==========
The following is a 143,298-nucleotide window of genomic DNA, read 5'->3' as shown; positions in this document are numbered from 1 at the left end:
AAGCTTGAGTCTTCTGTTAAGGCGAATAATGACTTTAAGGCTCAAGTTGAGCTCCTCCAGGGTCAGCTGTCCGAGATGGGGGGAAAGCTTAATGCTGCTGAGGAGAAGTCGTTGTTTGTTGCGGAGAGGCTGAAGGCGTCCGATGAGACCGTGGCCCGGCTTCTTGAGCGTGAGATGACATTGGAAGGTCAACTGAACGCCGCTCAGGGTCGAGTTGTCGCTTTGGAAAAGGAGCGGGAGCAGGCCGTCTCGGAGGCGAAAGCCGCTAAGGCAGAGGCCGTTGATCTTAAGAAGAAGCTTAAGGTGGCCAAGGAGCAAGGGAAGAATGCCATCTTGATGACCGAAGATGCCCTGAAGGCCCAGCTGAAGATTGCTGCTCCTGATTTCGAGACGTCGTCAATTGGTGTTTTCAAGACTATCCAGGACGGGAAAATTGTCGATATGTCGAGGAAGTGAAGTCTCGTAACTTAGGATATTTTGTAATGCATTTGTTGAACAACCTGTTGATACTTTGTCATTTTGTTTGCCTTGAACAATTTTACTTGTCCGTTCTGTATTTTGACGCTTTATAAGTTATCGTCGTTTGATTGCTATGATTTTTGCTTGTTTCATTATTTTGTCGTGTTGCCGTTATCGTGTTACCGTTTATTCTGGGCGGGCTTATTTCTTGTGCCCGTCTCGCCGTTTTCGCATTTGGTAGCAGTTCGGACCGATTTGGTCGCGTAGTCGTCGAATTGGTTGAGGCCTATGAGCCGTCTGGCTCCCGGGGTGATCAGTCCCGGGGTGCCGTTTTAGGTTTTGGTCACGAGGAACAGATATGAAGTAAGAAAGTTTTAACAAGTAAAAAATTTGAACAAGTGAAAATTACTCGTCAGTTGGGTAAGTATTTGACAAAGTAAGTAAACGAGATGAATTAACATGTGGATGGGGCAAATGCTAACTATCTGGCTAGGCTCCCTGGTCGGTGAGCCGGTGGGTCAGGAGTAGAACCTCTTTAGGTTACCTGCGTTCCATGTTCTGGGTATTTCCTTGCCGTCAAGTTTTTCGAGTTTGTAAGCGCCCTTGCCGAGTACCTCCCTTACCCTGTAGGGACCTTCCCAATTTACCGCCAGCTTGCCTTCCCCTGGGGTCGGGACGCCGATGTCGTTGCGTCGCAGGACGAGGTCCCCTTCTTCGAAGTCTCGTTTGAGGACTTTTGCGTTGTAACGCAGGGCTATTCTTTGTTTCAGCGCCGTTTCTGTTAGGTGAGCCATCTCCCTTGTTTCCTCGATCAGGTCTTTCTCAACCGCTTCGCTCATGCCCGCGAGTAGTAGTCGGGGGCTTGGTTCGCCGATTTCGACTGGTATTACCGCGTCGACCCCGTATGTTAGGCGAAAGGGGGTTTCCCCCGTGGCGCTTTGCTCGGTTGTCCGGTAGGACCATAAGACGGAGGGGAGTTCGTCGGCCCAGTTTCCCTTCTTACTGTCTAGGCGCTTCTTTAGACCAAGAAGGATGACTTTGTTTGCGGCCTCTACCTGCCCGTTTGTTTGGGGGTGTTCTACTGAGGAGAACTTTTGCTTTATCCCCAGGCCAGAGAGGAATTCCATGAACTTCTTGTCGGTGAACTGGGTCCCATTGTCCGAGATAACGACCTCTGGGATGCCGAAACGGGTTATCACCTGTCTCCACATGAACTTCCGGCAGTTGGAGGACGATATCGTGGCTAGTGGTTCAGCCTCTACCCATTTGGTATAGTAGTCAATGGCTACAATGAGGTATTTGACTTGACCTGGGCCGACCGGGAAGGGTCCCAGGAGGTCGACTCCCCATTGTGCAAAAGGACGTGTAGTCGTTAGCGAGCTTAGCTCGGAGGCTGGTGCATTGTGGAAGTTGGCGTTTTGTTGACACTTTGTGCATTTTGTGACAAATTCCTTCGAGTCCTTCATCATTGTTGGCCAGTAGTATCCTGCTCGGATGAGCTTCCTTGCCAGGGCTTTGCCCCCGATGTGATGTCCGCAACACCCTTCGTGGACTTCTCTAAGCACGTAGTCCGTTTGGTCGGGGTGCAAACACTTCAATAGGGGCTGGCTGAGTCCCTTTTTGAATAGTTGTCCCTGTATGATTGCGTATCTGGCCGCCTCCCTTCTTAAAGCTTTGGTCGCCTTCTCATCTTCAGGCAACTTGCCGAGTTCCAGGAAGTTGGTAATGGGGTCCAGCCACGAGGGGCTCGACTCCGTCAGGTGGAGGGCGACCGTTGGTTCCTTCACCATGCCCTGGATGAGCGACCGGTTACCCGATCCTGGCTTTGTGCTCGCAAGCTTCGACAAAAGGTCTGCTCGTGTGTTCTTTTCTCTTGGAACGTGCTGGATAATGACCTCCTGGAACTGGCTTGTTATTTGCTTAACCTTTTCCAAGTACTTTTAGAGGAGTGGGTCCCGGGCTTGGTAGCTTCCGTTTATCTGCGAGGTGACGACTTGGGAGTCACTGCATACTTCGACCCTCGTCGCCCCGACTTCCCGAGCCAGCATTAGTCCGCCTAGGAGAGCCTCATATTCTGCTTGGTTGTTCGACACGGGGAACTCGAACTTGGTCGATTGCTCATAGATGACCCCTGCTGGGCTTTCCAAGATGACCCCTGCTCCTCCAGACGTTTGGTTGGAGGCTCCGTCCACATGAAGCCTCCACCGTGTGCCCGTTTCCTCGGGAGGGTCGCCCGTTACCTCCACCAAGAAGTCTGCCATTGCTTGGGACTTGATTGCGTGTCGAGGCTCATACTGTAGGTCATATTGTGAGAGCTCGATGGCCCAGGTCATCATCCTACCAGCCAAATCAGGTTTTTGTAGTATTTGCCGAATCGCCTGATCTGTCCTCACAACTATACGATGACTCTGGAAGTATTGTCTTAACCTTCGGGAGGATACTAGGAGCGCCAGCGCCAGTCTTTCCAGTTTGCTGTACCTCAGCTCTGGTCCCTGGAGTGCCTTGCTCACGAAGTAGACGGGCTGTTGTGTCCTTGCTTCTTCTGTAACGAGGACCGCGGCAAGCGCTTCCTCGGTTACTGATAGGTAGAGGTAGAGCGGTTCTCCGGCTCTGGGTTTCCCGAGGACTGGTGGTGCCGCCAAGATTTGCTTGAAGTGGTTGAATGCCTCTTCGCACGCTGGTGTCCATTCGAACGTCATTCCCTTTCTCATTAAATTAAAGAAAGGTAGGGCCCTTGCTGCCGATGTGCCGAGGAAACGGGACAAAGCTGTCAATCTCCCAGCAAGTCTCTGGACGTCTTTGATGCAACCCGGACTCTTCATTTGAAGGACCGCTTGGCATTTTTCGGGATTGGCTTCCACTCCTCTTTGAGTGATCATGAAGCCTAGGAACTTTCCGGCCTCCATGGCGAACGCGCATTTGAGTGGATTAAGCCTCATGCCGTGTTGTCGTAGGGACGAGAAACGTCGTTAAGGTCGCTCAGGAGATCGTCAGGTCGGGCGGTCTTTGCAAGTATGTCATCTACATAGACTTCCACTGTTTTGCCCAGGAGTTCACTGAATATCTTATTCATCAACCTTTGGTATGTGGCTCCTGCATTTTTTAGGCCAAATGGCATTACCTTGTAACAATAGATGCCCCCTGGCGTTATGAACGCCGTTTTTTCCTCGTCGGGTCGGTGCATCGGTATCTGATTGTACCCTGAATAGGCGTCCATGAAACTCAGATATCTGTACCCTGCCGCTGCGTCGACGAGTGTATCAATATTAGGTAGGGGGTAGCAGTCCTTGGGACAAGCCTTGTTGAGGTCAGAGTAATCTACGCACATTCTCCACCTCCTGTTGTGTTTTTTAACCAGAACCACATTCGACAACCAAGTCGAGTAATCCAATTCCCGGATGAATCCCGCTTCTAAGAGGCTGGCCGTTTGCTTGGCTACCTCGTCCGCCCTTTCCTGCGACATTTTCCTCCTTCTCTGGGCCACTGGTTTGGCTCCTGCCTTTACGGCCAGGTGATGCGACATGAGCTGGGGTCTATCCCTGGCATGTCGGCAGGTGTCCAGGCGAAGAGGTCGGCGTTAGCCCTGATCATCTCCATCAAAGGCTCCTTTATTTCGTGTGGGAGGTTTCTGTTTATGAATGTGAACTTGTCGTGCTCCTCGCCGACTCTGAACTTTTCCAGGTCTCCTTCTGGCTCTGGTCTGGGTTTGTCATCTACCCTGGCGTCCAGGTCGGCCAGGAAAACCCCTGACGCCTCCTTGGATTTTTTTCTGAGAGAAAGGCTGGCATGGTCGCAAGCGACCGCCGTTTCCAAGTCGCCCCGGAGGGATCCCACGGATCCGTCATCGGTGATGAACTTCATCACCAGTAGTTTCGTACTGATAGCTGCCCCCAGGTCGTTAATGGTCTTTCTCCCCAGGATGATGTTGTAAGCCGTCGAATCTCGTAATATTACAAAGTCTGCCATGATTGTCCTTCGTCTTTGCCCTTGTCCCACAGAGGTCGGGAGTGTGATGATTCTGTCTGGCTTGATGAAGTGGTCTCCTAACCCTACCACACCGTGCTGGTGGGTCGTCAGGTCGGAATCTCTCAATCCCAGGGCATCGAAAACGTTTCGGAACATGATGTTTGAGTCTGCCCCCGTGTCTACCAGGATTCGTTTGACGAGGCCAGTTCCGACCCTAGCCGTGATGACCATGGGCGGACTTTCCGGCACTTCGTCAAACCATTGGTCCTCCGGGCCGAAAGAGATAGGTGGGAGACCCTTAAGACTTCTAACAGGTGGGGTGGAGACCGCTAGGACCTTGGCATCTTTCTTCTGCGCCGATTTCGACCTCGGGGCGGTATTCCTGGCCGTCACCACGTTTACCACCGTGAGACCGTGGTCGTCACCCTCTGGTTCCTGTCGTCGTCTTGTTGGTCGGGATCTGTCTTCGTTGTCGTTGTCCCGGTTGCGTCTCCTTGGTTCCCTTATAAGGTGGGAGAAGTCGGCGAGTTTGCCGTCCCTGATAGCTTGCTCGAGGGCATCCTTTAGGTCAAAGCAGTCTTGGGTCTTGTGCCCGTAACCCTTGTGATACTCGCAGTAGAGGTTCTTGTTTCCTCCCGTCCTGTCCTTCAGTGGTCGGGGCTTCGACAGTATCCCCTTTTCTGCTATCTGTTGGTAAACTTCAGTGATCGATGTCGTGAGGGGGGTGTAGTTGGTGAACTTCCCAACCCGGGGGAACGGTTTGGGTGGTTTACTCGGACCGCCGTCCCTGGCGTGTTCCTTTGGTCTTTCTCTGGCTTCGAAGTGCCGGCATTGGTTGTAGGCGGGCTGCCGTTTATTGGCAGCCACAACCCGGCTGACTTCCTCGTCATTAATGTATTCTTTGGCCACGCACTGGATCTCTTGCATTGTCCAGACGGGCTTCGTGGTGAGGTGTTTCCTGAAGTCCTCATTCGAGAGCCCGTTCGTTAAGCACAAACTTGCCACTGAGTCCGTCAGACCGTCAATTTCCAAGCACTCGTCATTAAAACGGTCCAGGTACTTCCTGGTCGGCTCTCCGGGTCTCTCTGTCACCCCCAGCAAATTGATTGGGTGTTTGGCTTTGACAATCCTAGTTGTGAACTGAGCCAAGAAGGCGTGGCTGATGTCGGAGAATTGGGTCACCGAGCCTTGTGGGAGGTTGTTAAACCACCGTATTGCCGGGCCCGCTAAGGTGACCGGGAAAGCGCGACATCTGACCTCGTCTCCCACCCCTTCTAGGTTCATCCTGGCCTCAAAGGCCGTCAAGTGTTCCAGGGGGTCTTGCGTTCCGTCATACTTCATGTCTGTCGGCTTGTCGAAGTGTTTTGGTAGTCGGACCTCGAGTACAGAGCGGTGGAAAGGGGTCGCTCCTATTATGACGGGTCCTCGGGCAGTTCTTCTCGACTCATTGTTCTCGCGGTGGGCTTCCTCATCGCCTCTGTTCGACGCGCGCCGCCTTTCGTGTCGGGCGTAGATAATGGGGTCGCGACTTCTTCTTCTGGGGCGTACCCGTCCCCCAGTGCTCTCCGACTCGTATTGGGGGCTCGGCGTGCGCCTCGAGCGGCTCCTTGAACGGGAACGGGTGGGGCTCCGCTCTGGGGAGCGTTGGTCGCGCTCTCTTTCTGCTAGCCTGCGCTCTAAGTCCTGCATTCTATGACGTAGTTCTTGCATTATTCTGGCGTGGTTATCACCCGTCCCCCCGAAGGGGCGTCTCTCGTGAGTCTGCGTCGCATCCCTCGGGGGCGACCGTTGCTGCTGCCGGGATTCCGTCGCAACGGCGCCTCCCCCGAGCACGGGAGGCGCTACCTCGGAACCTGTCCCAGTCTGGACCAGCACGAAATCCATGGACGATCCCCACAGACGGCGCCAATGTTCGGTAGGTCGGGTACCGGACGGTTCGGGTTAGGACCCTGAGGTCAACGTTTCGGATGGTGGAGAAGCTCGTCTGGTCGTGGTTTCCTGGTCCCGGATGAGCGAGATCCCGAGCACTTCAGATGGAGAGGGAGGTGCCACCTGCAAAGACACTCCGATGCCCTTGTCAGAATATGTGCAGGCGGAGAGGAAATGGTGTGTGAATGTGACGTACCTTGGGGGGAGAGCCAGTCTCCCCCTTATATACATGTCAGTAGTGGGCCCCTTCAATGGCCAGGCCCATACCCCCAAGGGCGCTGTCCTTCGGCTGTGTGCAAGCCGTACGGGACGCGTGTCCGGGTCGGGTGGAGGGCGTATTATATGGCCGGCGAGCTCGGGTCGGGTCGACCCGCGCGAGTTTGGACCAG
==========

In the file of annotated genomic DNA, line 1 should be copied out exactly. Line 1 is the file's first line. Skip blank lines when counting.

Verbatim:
The following is a 143,298-nucleotide window of genomic DNA, read 5'->3' as shown; positions in this document are numbered from 1 at the left end: